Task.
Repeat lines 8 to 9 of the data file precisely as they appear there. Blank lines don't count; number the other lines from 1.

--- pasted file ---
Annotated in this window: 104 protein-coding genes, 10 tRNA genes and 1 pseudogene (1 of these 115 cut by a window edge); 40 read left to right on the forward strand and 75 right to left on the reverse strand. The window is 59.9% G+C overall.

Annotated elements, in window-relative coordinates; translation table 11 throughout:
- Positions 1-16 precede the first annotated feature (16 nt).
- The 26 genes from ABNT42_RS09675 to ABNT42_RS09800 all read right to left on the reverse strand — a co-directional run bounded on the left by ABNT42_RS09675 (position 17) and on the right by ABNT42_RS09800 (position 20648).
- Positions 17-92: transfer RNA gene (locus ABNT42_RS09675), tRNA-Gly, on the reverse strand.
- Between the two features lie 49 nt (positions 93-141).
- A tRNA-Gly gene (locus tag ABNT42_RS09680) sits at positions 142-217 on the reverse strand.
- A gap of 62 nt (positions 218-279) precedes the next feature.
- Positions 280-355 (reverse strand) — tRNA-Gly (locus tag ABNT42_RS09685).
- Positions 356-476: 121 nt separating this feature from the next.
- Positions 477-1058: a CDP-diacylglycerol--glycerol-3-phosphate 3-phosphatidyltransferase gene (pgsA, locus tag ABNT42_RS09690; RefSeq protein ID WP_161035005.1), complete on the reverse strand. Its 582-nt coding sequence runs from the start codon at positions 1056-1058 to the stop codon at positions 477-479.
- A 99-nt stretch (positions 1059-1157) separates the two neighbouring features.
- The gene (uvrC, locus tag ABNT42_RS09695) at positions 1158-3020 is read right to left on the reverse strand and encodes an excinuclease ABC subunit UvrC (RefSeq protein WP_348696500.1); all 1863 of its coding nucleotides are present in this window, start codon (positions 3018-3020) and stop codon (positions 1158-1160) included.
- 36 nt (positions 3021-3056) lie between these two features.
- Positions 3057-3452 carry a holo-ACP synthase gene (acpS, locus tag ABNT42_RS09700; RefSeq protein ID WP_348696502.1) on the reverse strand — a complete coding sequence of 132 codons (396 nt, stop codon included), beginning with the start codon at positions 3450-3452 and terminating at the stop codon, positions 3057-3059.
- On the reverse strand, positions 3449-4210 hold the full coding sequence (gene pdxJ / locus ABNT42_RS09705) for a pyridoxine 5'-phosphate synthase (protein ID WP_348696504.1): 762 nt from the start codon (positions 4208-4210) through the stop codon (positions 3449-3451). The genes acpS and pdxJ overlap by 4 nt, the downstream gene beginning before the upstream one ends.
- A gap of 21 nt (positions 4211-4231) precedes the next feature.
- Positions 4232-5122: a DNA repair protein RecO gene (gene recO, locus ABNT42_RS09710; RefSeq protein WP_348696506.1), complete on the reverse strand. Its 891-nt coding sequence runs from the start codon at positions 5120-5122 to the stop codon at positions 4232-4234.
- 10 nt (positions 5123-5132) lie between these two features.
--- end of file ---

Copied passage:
- A gap of 62 nt (positions 218-279) precedes the next feature.
- Positions 280-355 (reverse strand) — tRNA-Gly (locus tag ABNT42_RS09685).